Minerva Dobbs knows that happily-ever-after is a fairy tale, especially with a man who asked her to dinner to win a bet. Even if he is gorgeous and successful Calvin Morrisey. Cal knows commitment is impossible, especially with a woman as cranky as Min Dobbs. Even if she does wear great shoes and keeps him on his toes. When they say good-bye at the end of their evening, they cut their losses and agree never to see each other again.
But Fate has other plans, and it’s not long before Min and Cal meet again. Soon, they’re dealing with a jealous ex-boyfriend, Krispy Kreme donuts, a determined psychologist, chaos theory, a freakishly intelligent cat, Chicken Marsala, and more risky propositions than either of them ever dreamed of. Including the biggest gamble of all–true love.
I don’t read chick lit very often, and I don’t finish the majority of those I read. There are a whole heap of reasons, and you can pick any one of them, but the point is that I just don’t get on with the writing style most of the time. I claimed all future chick lit reads would be ruined for me after reading Crusie’s masterpiece Welcome to Temptation a few years ago and until now that prediction has been pretty accurate. So, after months of seeing it on my TBR wishlist, and feeling the need to read something a little ridiculous and fun and sexy, I read Bet Me.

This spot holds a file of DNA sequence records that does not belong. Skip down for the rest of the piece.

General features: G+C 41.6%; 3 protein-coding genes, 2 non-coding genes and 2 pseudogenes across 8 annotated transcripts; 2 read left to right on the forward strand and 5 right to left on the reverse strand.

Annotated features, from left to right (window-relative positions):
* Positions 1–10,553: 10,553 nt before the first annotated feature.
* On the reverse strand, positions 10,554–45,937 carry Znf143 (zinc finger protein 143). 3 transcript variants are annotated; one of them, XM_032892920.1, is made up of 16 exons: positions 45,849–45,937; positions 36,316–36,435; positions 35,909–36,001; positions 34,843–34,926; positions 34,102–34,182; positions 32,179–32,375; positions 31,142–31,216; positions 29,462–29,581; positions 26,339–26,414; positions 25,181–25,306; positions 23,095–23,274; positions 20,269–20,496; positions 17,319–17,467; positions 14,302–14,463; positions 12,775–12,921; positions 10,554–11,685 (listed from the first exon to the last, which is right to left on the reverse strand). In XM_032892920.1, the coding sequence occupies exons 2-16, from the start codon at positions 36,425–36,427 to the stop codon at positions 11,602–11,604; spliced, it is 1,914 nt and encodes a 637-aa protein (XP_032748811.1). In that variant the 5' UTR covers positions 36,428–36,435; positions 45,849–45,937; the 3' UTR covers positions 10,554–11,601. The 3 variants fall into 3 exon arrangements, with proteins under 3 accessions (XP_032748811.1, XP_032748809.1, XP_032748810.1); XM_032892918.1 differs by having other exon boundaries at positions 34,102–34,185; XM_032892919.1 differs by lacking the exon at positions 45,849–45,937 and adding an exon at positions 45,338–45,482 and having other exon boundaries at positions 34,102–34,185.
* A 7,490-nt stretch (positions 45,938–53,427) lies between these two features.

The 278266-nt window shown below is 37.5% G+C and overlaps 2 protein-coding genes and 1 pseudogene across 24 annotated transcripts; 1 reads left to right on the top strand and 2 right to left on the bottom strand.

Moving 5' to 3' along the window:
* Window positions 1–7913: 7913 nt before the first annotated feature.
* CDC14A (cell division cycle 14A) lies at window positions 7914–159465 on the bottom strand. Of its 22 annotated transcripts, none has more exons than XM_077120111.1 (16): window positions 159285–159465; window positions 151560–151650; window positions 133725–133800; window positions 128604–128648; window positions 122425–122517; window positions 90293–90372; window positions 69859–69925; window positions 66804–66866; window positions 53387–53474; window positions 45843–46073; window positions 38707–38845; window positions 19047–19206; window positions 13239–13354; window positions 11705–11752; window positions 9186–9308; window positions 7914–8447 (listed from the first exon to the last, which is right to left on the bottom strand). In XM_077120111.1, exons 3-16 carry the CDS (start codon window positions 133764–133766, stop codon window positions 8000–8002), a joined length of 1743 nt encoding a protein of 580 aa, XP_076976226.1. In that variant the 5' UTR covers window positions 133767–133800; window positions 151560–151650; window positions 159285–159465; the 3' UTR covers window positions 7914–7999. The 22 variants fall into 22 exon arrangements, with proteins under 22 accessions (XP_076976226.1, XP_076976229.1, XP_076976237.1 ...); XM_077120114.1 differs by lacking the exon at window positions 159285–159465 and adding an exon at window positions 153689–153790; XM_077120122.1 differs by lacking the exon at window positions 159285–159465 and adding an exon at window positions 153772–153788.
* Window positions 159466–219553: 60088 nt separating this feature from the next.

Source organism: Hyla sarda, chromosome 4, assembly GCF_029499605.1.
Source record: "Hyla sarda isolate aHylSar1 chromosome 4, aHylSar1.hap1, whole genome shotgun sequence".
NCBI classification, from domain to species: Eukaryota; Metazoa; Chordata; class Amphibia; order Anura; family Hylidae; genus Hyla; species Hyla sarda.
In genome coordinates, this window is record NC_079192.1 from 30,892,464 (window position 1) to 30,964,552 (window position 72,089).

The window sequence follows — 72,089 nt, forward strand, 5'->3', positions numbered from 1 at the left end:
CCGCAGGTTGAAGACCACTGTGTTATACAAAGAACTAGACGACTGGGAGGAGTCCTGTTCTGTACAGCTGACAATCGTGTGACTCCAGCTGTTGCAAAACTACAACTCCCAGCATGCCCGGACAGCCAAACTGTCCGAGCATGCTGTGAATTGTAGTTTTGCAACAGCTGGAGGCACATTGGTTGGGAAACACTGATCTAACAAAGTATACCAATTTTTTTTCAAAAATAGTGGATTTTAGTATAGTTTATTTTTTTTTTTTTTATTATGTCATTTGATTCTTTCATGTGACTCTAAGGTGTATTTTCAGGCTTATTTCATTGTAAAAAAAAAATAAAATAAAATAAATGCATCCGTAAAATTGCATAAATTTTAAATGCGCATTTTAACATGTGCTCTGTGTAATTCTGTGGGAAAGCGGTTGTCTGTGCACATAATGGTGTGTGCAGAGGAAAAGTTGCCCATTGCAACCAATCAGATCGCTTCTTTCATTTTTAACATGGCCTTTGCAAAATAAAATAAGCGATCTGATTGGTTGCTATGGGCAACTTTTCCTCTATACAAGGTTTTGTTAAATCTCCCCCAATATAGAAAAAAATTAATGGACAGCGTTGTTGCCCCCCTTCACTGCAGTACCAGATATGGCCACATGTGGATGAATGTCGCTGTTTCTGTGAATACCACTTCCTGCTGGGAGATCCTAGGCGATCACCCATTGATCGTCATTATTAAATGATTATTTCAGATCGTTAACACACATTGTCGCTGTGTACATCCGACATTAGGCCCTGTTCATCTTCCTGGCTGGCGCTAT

The initial set up will be familiar to the rom-com aficionados among us; frumpy Min’s boyfriend dumps her, then later on the night gorgeous Cal accepts a bet to take her to dinner. I was rolling my eyes at what I anticipated the climax of the novel to be – “It’s only started as a bet. But I really love you, I swear!” – when Minerva overheard this bet and agreed to go out with Cal anyway, if only for a free meal and to get revenge on her ex. Well, well, well, I thought, this is a girl I could like. And she was. She was feisty in a way that I found believable, and that is no mean feat. In addition, she turned out to be a girl after my own heart; she enjoys good food and, despite what her mother says, isn’t afraid to eat a few doughnuts.
And of course Cal was amazing. Tall, dark and handsome – what more could a girl want, right? But he had triumphs and insecurities and you know, it helped that he found himself crazy in love against his will. The internal monologue of the two main characters is hilarious, especially when fate won’t take no for an answer and all but kills Cal one night in his kitchen through a serious of badly placed cooking implements. They end up in the same places all the time, even when they’re trying to avoid each other and both their friends and families are trying to keep them apart. And when they are together, wow. I mean, they can’t keep their hands off each other, but there’s always something in the way. The tension, the build up, it’s great. It’s everything I want in a not-quite-your-average love story, and I grinned stupidly through every minute of it.
It made me smile, and sympathise and wish I had a dozen glazed Krispy Kreme doughnuts by my side the entire way through. The book was a very solid four stars for me and ideally, I’d be giving it a 4.5. It was that great.